First Nations Métis & Inuit Learning Services
- Expression of Reconciliation for the Legacy of the Residential School System
- National Centre for Truth and Reconcilation
- Residential Schools - 10 recommended books for children
- United Nations Declaration on the Rights of Indigenous Peoples
- Where Are The Children? Healing the Legacy of the Residential Schools
First Nations, Métis and Inuit Learning Services works with teachers and staff in our school district to increase understanding and promote awareness of Truth and Reconciliation in Canada.
“I know that reconciliation will not occur in one lifetime. It will require future generations to know our story and take on the duty of reconciliation. We need to educate our youth, and create the tools and put them in place so that our children and our children’s children can use them.”
- Chief Wilton Littlechild, Truth and Reconciliation Commissioner
The TRC Reading Challenge
We encourage staff, students, parents and community stakeholders to take the pledge to read the Summary of the Final Report of the Truth and Reconciliation Commission of Canada.
Visit The TRC Reading Challenge to sign up and begin reading!
Red Deer Public Schools raise Treaty and Metis Flags
Orange Shirt Day - Logo contest has ended.
Mya Lapointe's, Westpark Middle School grade 8 student, artwork was chosen for the logo for the Red Deer Public Schools Orange T-shirts.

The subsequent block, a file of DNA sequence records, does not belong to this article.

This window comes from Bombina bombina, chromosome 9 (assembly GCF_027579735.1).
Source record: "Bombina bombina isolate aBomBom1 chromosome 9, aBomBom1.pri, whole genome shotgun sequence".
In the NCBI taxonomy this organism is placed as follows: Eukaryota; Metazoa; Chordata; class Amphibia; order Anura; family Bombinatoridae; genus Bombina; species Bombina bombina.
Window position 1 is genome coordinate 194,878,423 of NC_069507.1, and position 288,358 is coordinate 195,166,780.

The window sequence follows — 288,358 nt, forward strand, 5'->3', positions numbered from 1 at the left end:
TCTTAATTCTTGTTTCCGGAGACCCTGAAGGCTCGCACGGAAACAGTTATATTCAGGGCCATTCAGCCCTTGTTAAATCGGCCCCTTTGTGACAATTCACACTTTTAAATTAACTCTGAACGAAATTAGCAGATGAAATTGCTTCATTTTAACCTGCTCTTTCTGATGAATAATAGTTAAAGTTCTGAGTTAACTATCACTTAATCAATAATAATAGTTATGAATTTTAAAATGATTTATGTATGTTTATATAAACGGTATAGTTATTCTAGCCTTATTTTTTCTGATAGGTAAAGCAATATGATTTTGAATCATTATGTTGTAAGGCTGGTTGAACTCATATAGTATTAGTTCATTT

Orange Shirt Day is September 30. On this day we will raise awareness of the residential school experience and promote that Every Child Matters. This is a time for people to come together and commit to remembering, recovering and reconciling.
Orange Shirt Day began from the story of Phyllis Webstad, a residential school survivor. In 2013, she shared her story of when her cherished orange shirt was taken from her on the first day she attended the St. Joseph’s Mission Residential School in William’s Lake, BC. An orange shirt taken from this one child, is a symbol of the many losses experienced by thousands of First Nations, Metis and Inuit students, their families and communities, over several generations including: loss of family, language, culture, freedom, parenting, self-esteem and worth and painful experiences of abuse and neglect. The date of September 30th was chosen because it is the time of year that children were taken from their homes to residential schools, but also because it is an opportunity to set the stage for anti-racism and anti-bullying within our school for the coming school year.
Thank you to all the artists who submitted an entry. Thank you to the community sponsors.
Congratulations to the runner ups at each school level:
Elementary School - Lochlyn Roberge, grade 3 Ecole Barrie Wilson
Middle School - Rosalyn Fisher, grade 8, Eastview Middle School
Honourable Mentions - Creeann Yellowface, grade 4, Fairview Elementary School